‘Do what you can, with what you have, where you are.’
Theodore Roosevelt said this apparently.
Can’t tell you a thing about his politics, but my father said this to me so many years ago and it’s always stuck with me.
At high school that meant signing up to help every charity that knocked on my school’s doors. What a racket that was.
Off I’d go into the city to sell badges, pens, teddies, chocolate, flowers…
I’d have supported the endangered left-armed antelope fund if it meant getting out of double German on a Friday morning.
At university it manifested itself in me volunteering with Red Cross to lead holiday programs on remote indigenous communities. I’ve still got the shell the older women presented to me at the end of my time as they danced the dances of their different dreaming towards me.
One could argue who got the most out of that spectacular series of experiences.
Then I moved to New York and I was so poor, sometimes I wished I was a charity. At one point I could only afford to rent a small room in a building with a shared bathroom two floors above that they had started to renovate but had suddenly stopped, so while the water pressure was great, all it did was stir up the dust and chips of concrete from the un-tiled floor.
I would wait until the nearby bakery closed each night then join the homeless people going through the bags of leftover stale bagels. They were welcome to the onion ones, but I’d fight ‘em over the cinnamon and raisin.
My friends and I would smuggle ketchup packets out of diners and mix them with hot water for a very average tomato soup.
Grapes, (if ever there were funds for such luxuries) were removed from their stems prior to weighing so no unnecessary expense was laid out.
But I was in New York City, singing, dancing and auditioning my way through my twenties, so really, on the list of grand adventures, I was surely having one of them.
Shortly thereafter I got hitched to my fella and we moved to LA to pursue fame, fortune and…no we didn’t. Gregory worked about 79 hours a day running the kitchens for a Gucci hotel in Santa Monica and I hostessed at a restaurant, giving Tom Hanks a quiet secluded table and telling the woman who said ‘don’t you know who I am’ that there would be a two-and-a-half hour wait.
But now we had a few bucks to rub together, so could support a few things here and there, and once a week I volunteered delivering meals to the elderly. I love the oldies. They’re opinionated, forgetful, clumsy, blunt and appreciative of a good, cheap meal. We’re really not too different them and I.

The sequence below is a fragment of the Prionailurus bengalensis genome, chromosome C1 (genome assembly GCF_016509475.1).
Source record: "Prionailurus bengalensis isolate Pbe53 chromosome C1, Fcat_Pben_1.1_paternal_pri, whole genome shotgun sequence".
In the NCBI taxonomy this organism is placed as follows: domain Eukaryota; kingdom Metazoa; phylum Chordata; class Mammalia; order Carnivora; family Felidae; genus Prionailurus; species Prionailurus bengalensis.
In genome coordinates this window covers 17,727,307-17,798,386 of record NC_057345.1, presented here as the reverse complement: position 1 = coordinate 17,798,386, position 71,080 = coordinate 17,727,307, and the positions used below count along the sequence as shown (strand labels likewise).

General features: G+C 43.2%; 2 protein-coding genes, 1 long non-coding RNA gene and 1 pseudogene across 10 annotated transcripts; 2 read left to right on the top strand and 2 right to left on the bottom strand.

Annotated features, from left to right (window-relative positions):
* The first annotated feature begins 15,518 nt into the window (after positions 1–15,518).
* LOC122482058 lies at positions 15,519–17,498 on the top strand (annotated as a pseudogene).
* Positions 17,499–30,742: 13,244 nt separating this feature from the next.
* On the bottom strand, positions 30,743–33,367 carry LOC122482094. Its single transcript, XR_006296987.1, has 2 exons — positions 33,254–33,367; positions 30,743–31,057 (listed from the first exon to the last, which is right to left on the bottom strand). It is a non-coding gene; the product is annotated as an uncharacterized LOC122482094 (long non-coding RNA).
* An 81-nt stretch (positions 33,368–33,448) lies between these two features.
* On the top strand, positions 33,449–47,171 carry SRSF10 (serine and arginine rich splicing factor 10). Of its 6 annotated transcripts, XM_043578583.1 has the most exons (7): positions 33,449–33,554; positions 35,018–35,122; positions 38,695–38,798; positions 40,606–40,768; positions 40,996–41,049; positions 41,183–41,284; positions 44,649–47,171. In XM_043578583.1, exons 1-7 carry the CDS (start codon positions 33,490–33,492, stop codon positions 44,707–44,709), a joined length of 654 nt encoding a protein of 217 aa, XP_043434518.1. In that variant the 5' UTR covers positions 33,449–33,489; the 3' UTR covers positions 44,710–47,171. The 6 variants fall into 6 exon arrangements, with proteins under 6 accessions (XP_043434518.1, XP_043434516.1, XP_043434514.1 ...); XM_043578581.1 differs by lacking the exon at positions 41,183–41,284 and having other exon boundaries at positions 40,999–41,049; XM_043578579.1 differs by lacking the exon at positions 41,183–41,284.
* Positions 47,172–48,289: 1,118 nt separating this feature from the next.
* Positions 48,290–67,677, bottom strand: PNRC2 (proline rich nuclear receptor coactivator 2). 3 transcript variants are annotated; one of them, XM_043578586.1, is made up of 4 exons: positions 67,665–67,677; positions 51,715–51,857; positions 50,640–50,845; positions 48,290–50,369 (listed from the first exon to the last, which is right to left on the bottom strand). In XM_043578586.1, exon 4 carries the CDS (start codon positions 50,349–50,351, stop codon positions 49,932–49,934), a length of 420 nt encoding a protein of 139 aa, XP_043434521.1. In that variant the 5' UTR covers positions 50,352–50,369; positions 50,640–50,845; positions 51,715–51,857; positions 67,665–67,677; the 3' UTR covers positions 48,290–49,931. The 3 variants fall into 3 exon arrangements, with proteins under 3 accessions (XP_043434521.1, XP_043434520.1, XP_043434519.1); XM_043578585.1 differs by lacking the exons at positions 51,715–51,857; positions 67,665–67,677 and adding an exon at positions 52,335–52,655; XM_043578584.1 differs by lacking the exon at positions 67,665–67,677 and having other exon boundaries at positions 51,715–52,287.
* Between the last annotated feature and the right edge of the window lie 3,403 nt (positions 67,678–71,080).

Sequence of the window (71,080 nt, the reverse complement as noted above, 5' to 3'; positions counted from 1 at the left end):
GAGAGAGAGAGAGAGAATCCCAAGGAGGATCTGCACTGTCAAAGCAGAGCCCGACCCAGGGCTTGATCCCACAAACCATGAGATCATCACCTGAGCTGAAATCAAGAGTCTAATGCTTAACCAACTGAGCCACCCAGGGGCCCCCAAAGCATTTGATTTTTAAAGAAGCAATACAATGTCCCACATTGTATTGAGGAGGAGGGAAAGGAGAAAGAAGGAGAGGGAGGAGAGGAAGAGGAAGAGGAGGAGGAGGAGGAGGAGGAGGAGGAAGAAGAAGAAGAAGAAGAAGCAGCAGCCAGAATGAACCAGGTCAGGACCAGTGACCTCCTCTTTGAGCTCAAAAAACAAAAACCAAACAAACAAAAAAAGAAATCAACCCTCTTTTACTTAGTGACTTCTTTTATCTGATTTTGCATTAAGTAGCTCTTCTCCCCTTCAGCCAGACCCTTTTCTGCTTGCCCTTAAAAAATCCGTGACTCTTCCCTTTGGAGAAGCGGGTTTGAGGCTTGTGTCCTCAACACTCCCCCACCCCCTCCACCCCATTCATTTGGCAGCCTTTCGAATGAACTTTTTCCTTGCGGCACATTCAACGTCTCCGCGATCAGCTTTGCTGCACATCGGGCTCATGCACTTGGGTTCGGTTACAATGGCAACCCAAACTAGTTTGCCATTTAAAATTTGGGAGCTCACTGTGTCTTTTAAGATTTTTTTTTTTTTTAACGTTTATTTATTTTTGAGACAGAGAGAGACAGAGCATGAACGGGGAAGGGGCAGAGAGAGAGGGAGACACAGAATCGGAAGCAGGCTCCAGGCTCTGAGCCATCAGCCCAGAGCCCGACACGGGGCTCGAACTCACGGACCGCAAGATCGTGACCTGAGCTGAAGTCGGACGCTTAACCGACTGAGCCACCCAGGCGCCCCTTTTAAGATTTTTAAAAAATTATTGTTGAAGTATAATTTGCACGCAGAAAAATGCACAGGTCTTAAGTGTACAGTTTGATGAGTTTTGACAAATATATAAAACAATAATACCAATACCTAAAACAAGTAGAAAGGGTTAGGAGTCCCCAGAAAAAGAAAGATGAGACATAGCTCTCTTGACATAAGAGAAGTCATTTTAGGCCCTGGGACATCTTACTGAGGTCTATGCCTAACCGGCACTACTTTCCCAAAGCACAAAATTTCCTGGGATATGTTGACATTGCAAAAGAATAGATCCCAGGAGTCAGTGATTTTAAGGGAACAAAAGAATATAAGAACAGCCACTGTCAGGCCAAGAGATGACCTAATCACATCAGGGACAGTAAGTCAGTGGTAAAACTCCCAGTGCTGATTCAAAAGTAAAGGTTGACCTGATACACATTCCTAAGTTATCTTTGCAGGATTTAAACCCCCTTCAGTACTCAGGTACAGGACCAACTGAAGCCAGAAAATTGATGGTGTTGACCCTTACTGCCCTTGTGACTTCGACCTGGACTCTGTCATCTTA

Next stop was the land down under and I was accidentally philanthropic because I got so muddled by my own accounting system that we slipped into the new financial year before I’d invoiced for a performing gig and I just felt too dumb to contact them that long afterwards.
The opening of Hartsyard meant neither time nor money, but we are now 2.5 years in and are absolutely delighted to be able to hold our first ever charity dinner with all proceeds going to the One Health Organisation’s Gunawirra project based in nearby Redfern. The funds we raise will go specifically to their early intervention program, which teaches young indigenous children how to make better nutrition choices through cooking classes and preschool food gardens. How very apt for Hartsyard!
We’re calling it ‘Tending the Yard’ and we’d be thrilled if you’d consider joining us.
Tuesday 11th of November
The evening begins at 630 with champagne and cocktails upon arrival.
Gregory promises to ‘bury you in food’, and with the booze flowing freely and local artist Zachari Watt busting out some tunes, it should be a fabulous way to spend an evening.
Tax deductible tickets can be purchased through this One Health Organisation link.
Belonging to a community is very important to Gregory and me, and contributing to its growth and development even more so. This idea has been a long time coming, and we’re so happy we can finally pull it off!
Looking forward to sharing the evening with you.
Naomi, Gregory and the rest of the Hartsyard Team.